On appeal, the Supreme Court held it is improper to introduce evidence concerning Medicare benefits because plaintiffs are required to reimburse Medicare for any future benefits that are provided, and because the future benefits are uncertain. The Court explained that the Centers for Medicare and Medicaid Services have several tools to require the plaintiff to repay future Medicare benefits pursuant to the Medicare Secondary Payer Act. Thus, regardless of whether an individual paid for the benefits, the Court found they are not “free” benefits that should be admissible under the rationale used in Stanley.
The Court further noted it was speculative to attempt to calculate damages awards based on benefits that a plaintiff had not yet received and may never receive. This is particularly true should the plaintiff’s eligibility or the benefits become insufficient or cease because they are dependent on limited public funding and unpredictable legislative action. Thus, the Court receded from the Stanley decision to the extent that it supported admission of evidence of future benefits potentially available through social legislation.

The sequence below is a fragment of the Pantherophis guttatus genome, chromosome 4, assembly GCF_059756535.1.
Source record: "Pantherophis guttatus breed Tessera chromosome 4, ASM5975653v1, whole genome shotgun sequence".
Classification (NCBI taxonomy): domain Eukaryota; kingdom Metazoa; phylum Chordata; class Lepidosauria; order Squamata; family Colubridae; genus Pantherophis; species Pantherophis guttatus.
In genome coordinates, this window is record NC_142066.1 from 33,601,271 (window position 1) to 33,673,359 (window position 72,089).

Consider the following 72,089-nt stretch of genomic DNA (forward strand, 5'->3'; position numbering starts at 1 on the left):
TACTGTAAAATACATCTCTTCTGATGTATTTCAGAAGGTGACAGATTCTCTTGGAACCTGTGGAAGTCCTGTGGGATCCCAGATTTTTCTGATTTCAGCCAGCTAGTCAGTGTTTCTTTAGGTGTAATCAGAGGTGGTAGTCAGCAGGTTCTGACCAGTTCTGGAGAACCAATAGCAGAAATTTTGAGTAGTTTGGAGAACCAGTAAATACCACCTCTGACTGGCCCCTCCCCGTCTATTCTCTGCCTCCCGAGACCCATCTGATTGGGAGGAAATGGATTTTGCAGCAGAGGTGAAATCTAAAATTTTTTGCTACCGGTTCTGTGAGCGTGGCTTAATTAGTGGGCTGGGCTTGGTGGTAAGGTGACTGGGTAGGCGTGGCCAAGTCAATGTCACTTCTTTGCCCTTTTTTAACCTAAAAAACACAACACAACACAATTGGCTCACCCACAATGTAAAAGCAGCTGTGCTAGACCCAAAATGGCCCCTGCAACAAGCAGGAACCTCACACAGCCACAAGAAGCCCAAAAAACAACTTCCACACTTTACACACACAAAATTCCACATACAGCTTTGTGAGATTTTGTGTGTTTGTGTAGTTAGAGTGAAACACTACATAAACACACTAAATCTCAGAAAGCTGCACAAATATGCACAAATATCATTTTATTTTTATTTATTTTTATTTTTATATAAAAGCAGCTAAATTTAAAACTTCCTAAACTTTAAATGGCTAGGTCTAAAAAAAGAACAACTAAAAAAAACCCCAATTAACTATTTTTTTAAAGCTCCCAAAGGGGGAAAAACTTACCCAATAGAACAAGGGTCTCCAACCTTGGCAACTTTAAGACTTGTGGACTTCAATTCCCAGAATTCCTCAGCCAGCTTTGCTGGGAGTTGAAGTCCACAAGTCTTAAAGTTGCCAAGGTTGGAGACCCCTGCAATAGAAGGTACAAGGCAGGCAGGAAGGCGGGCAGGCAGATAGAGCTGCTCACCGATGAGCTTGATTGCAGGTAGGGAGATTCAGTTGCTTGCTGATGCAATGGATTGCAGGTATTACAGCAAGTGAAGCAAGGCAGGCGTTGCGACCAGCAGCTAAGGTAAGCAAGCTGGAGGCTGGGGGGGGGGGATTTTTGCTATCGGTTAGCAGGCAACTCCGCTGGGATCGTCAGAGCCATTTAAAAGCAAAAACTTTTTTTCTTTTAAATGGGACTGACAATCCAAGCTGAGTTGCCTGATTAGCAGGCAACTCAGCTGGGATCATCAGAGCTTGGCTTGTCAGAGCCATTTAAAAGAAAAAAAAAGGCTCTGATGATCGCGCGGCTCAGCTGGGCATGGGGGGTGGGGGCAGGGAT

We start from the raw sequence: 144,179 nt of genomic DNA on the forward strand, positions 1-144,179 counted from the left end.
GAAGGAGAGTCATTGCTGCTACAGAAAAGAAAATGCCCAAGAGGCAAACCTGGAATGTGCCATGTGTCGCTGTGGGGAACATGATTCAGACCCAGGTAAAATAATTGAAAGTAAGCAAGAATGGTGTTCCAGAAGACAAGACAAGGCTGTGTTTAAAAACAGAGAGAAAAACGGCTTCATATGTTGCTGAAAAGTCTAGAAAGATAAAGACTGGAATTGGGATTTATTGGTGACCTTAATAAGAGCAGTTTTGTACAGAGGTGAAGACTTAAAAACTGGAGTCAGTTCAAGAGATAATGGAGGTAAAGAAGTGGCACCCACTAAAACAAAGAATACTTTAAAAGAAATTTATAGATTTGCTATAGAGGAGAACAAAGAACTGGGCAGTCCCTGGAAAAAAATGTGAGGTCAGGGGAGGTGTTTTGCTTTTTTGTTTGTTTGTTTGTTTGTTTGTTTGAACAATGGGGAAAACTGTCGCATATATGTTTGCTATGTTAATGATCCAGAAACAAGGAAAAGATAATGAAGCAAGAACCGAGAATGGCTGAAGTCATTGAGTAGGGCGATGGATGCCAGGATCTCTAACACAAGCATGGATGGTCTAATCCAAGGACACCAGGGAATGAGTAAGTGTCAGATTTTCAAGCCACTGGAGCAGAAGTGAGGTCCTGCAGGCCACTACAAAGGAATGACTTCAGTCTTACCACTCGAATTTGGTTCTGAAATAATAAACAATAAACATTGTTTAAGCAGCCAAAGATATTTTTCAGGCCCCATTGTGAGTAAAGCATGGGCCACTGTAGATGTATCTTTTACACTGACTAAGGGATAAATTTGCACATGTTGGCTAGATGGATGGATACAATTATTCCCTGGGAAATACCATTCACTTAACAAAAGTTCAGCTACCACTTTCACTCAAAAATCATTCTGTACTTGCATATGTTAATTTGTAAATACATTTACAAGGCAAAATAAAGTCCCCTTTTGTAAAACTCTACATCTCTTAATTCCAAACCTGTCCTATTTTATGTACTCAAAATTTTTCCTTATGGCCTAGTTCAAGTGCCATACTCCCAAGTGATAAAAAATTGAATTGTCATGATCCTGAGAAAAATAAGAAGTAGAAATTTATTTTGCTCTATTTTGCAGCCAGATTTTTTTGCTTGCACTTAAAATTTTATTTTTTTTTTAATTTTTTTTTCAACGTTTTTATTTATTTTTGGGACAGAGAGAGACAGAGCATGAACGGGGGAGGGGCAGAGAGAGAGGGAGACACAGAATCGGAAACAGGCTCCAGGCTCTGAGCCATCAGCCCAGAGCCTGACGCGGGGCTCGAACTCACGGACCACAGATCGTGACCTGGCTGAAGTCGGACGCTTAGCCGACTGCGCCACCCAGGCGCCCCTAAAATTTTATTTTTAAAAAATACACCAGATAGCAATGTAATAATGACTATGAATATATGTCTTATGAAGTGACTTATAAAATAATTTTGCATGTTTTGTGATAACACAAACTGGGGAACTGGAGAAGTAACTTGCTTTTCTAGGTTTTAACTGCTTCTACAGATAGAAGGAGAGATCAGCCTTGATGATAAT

The Court bolstered its decision, saying that it was consistent with public policy concerns. It pointed out that excluding evidence of the collateral source benefits avoids the inherently prejudicial effect on the plaintiff. Further, the Court concluded that exclusion also was proper to ensure that liable defendants do not enjoy a windfall at the expense of taxpayers who fund social legislation benefits.
The result of the Joerg Court’s decision will likely have a significant impact for manufacturers, distributors and their insurers. Product liability defendants in Florida litigation have lost a useful tool to manage plaintiffs’ claims for future damages. It will be more difficult for defendants to introduce evidence that the plaintiff will be entitled to receive Medicare benefits to establish that there will be limited future damages. Defense attorneys will have to adapt to protect their clients from this ruling and its impact on the changing face of litigation. Among the steps they may need to take are (1) using experts to address reasonable anticipated costs of future medical treatment; (2) aggressively deposing the billing employees of medical providers to determine if any errors exist in the use of CPT codes that inflate past charges; or (3) obtaining admissions that the providers never actually received payment for full amounts.
As always, we invite comments or questions from our readers.